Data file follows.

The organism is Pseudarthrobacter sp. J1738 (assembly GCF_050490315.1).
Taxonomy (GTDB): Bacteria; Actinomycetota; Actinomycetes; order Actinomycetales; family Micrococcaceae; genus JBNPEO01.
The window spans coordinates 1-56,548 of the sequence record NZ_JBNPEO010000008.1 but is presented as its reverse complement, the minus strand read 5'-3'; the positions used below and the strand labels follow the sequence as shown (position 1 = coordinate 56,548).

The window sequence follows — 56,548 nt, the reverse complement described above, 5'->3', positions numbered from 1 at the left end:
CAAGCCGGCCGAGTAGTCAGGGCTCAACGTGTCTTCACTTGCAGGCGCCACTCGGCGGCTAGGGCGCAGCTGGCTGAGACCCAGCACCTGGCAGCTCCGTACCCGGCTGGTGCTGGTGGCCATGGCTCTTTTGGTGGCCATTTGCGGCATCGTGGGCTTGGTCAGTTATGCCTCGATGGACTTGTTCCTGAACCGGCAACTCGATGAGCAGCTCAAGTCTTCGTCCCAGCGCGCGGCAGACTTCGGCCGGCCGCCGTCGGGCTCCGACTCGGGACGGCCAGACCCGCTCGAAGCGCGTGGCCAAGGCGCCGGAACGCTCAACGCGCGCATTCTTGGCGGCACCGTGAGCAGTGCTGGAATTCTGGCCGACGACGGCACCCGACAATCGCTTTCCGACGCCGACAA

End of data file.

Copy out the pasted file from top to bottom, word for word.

The organism is Pseudarthrobacter sp. J1738 (assembly GCF_050490315.1).
Taxonomy (GTDB): Bacteria; Actinomycetota; Actinomycetes; order Actinomycetales; family Micrococcaceae; genus JBNPEO01.
The window spans coordinates 1-56,548 of the sequence record NZ_JBNPEO010000008.1 but is presented as its reverse complement, the minus strand read 5'-3'; the positions used below and the strand labels follow the sequence as shown (position 1 = coordinate 56,548).

The window sequence follows — 56,548 nt, the reverse complement described above, 5'->3', positions numbered from 1 at the left end:
CAAGCCGGCCGAGTAGTCAGGGCTCAACGTGTCTTCACTTGCAGGCGCCACTCGGCGGCTAGGGCGCAGCTGGCTGAGACCCAGCACCTGGCAGCTCCGTACCCGGCTGGTGCTGGTGGCCATGGCTCTTTTGGTGGCCATTTGCGGCATCGTGGGCTTGGTCAGTTATGCCTCGATGGACTTGTTCCTGAACCGGCAACTCGATGAGCAGCTCAAGTCTTCGTCCCAGCGCGCGGCAGACTTCGGCCGGCCGCCGTCGGGCTCCGACTCGGGACGGCCAGACCCGCTCGAAGCGCGTGGCCAAGGCGCCGGAACGCTCAACGCGCGCATTCTTGGCGGCACCGTGAGCAGTGCTGGAATTCTGGCCGACGACGGCACCCGACAATCGCTTTCCGACGCCGACAA